Smart Home Lighting

About: The makers behind the PICO, and Flexy

Intro: Smart Home Lighting

Hello guys, today we are going to create a project where we control a light bulb based on the surrounding lighting. We are going to use PICO and a Light Dependent Resistor (LDR), to detect light, and turn on or off a light bulb depending on how intense the lighting is around it.

Step 1: Components

Step 2: Connecting the LDR to PICO

Light Dependent Resistors are variable resistors that change their resistance depending on the amount of light falling on them. Their relationship is inversely proportional, meaning that the resistance increases as the lighting decreases, and decreases when the lighting increases.

We will use this property to change the voltage that our PICO reads, and act depending on it. We have to create a voltage divider using our LDR to be able to do so, and this is how we create one:

  • We connect the first side of the LDR to PICO's Vc
  • Connect the other side of the LDR with both A0 and a 10K ohm resistor
  • Connect the other side of the resistor to PICO's GND

We now have a voltage divider, where the signal that reaches our PICO's A0 depends on the resistance of our LDR. The signal out of a voltage divider is represented by: Vout = (R2/(R1+R2)) * Vin. In our case

  • Vin = The power source (Vc)
  • Vout = A0
  • R1 = The resistance of the LDR
  • R2 = 10k ohm (our fixed resistance)

Lets now see how it acts under difference lighting conditions.

First test: A lit room

The LDR's resistance decreases and almost reaches 1K ohm, lets try that in our equation:

A0= (10000/(1000+10000)) * 5 = 4.54v

PICO's ADC will convert this voltage to a digital value of 928.

Second test: A dark room

The LDR's resistance increases and almost reaches 10K ohm, lets try that again in our equation:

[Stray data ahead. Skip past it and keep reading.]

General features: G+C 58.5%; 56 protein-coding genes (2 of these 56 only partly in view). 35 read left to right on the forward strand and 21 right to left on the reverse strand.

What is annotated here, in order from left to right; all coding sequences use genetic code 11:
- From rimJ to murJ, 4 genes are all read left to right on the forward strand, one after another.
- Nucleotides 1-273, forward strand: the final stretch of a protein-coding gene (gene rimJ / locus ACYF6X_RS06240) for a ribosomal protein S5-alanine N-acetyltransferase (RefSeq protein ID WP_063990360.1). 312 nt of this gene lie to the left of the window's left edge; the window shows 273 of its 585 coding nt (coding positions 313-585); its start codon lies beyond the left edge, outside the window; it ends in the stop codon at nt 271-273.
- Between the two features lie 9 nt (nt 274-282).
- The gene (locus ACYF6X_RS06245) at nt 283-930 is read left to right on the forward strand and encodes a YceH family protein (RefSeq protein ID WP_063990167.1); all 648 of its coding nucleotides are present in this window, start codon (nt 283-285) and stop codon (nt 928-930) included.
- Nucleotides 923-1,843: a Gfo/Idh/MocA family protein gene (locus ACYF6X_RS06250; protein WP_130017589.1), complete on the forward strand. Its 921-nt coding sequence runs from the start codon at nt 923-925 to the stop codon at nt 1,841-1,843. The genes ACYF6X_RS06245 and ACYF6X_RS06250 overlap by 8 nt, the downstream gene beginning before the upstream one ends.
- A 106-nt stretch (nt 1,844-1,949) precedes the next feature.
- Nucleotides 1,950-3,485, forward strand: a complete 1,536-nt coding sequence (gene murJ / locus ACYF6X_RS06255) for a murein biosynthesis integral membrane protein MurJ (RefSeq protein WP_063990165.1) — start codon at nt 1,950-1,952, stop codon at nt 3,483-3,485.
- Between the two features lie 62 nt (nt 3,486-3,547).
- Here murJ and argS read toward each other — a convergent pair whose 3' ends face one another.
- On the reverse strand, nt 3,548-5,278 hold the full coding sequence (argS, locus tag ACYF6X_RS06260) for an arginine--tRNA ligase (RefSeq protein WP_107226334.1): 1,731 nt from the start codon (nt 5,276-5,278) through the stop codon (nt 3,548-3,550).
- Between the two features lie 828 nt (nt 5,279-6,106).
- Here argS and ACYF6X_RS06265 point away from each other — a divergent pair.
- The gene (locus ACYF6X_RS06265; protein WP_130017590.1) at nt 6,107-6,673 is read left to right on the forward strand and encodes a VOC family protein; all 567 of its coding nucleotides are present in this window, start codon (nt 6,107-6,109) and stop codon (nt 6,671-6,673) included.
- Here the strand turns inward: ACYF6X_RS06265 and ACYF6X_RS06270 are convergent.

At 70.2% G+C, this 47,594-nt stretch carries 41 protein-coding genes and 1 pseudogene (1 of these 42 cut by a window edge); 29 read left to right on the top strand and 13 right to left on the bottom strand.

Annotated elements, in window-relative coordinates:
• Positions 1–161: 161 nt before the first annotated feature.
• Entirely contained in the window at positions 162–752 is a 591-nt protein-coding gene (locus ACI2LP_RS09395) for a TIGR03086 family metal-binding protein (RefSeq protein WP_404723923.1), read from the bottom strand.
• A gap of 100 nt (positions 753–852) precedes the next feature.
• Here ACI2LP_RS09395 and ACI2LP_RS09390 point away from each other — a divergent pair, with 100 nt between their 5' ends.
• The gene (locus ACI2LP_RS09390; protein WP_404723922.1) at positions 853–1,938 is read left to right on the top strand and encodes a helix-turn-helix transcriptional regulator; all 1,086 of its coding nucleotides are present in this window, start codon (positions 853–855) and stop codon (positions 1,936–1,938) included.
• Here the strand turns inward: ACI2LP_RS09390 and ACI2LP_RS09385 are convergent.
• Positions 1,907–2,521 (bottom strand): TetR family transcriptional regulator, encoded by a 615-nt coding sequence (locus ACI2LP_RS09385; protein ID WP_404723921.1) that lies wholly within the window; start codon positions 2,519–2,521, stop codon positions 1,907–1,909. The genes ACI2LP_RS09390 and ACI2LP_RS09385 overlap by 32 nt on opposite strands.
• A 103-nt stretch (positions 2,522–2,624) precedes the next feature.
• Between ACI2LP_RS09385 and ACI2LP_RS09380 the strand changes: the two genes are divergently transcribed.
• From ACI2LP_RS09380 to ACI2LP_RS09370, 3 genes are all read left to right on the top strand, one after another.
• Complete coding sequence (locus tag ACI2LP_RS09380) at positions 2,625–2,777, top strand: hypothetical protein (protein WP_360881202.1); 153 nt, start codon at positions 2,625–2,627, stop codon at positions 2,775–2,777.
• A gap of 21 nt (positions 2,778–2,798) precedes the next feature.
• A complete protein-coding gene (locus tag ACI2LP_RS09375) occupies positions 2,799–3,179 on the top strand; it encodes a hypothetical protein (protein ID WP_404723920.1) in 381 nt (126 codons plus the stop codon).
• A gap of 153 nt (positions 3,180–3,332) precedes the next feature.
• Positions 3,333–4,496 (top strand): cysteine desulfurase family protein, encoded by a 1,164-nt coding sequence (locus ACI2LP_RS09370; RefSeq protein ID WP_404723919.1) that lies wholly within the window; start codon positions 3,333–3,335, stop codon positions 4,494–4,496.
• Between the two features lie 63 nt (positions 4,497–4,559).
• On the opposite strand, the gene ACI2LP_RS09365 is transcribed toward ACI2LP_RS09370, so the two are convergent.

A0= (10000/(9000+10000)) * 5 = 2.63v

PICO's ADC will convert this voltage to a digital value of 532.

Now that we can get readings from our LDR, lets connect an LED to our PICO and use it to test our work.

Step 3: Connecting an LED and Testing Our Work

We now want the LED to turn off and on depending on the reading of our LDR. This means that we need to grab the reading from our LDR, and program a breakpoint for our LED to turn on and off at.

You will need your program to do the following:

  • Take an input signal from the LDR at A0
  • Have D2 as an output for our LED
  • Define a variable that represents our LDR's reading
  • Displaying the LDR's signal to A0 in the serial monitor
  • Define a breakpoint for our LED to turn in and off at.

But, before we run our program, lets connect the LED to our PICO like this:

  • Connect the LED's long leg (the positive anode) to our PICO's D2 pin
  • Connect the LED's short leg (the negative cathode) to PICO's GND

Step 4: Connecting the Relay to PICO

Now that we know that our PICO and program are connected and working properly. We can control our house's lights or any other home equipment. But, we need a relay to do so.

Relays are made up of electromagnets which are used as a switch to open a circuit and close it. We will use PICO to control the switching operation of the relay, to control the delivery of current to the device. And these are the relay's pin outs:

  • Vcc (Relay) -> Connected to the 5 volt pin (PICO) to power the coil inside the relay
  • GND (Relay) -> Connected to PICO's GND to power the coil inside in the relay
  • IN1 (Relay) -> Connects to a digital output pin to send out a signal to the first relay in order to open and close the circuit, in our case it will be D2 (PICO)
  • IN2 (Relay) -> This is the same as IN1, but for the second relay, and we are going to leave it empty because we only have one load.
  • Common "com" (Relay) -> Common is connected to one end of the load that is to be controlled.
  • Normally Closed "NC" (Relay) -> The other end of the load is connected to the NC or NO, if it is connected to the NC the load remains connected before the trigger.
  • Normally Open "NO" (Relay) -> The other end of the load is either connected to the NC or NO, if connected to the NO the load remains Disconnected before trigger.

We are now just going to replace the LED with the relay module.

Step 5: Connecting the AC Load and Programming the Relay

Now, you only need to connect the AC load to the relay module, and you do so by cutting a single wire from your load in half, then connecting one end to the relay's com, and the other to the NO.

The code will stay the same as it was for the LED, because the relay uses a digital signal just like the LED. But, change the led variable to relay, so it stays clear and descriptive.

Step 6: You Are Done!

Now, you have an AC light that turns on and off depending on the light that is in the room. You can do this to any house electronics, you just have to be careful with how smart you make them!

Please feel free to give us any suggestions, and ask any questions, we will be more than happy to answer them. And if you like it, don't forget to share it on Facebook or drop us a hi on



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